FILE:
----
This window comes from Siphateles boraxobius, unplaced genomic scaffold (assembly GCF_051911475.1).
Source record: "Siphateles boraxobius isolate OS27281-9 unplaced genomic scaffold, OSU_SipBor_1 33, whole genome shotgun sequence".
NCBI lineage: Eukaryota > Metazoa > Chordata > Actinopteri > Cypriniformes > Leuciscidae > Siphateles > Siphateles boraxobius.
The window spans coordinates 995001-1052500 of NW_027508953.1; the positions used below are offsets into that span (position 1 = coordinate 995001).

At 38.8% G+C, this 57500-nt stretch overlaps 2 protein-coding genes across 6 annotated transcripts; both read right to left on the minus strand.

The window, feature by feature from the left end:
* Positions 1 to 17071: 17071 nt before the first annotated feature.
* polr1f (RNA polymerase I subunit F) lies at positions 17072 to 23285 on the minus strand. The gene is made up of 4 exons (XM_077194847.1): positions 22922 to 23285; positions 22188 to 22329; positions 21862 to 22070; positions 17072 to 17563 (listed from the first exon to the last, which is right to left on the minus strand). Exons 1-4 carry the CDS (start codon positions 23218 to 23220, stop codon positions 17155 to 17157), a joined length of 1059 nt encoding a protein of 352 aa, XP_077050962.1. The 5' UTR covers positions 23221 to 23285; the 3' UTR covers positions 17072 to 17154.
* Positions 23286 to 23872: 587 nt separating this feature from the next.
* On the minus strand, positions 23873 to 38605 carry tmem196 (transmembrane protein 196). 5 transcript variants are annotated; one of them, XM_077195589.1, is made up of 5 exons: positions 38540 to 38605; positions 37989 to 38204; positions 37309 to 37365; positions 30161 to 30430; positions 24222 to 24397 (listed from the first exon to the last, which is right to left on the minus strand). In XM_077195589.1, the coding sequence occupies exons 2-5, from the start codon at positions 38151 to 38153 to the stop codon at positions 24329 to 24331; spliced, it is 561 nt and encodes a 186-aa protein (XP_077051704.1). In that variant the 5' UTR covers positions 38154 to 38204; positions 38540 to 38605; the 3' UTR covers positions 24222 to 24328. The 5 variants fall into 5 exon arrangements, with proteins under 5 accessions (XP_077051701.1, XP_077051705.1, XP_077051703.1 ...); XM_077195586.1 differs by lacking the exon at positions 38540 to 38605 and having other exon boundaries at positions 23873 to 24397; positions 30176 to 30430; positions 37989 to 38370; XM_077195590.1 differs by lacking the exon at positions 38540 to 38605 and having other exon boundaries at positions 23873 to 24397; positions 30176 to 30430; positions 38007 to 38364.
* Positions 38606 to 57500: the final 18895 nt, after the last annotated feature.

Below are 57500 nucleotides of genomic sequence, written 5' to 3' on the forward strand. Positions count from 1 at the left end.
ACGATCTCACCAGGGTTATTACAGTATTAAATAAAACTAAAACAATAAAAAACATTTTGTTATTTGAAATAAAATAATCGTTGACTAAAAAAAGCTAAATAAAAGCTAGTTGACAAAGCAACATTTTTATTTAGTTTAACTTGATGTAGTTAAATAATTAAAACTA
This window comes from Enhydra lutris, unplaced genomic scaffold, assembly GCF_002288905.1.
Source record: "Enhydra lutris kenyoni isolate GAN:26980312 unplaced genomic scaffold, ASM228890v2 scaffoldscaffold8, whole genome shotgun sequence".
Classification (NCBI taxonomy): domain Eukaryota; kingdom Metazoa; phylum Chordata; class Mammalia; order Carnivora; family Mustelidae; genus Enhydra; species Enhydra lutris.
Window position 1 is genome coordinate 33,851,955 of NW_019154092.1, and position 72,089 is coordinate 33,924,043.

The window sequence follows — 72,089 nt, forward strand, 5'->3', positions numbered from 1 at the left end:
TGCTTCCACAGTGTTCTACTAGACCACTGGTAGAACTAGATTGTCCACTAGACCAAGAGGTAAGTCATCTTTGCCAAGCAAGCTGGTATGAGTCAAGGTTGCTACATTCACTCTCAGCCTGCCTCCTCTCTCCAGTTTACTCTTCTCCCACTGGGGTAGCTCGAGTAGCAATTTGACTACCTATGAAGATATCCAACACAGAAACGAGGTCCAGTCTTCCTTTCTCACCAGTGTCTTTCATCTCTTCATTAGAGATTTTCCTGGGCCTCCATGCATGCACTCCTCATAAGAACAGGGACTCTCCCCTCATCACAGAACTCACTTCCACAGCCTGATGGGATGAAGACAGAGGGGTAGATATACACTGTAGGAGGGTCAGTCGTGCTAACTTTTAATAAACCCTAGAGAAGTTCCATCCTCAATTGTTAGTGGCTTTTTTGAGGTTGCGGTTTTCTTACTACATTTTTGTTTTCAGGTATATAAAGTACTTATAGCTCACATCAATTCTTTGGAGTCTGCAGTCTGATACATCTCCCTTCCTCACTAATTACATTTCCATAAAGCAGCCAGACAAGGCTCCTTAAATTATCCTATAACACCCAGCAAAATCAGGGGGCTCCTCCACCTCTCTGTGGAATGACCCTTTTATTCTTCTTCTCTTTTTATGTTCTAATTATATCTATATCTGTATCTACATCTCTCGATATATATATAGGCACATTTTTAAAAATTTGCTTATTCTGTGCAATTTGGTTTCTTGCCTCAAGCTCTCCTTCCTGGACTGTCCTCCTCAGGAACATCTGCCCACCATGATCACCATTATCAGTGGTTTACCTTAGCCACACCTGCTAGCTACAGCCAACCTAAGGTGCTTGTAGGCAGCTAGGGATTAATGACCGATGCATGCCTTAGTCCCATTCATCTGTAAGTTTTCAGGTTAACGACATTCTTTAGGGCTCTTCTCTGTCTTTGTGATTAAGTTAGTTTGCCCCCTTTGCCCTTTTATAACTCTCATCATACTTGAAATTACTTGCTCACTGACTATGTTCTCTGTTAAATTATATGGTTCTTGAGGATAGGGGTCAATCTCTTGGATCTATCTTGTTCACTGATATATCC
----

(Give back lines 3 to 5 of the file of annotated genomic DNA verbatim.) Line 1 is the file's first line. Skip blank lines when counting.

NCBI lineage: Eukaryota > Metazoa > Chordata > Actinopteri > Cypriniformes > Leuciscidae > Siphateles > Siphateles boraxobius.
The window spans coordinates 995001-1052500 of NW_027508953.1; the positions used below are offsets into that span (position 1 = coordinate 995001).

At 38.8% G+C, this 57500-nt stretch overlaps 2 protein-coding genes across 6 annotated transcripts; both read right to left on the minus strand.